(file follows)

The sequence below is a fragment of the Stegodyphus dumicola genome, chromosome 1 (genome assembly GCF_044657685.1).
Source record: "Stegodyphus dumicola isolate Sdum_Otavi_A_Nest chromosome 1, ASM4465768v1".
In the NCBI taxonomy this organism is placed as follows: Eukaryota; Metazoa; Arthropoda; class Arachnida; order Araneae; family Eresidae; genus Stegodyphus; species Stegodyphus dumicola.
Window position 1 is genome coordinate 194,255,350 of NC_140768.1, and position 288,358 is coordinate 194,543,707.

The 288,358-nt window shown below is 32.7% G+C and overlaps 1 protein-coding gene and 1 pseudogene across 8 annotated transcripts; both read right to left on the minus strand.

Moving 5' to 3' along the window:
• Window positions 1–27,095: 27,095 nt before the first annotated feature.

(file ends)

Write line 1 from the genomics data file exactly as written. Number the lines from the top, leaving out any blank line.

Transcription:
The sequence below is a fragment of the Stegodyphus dumicola genome, chromosome 1 (genome assembly GCF_044657685.1).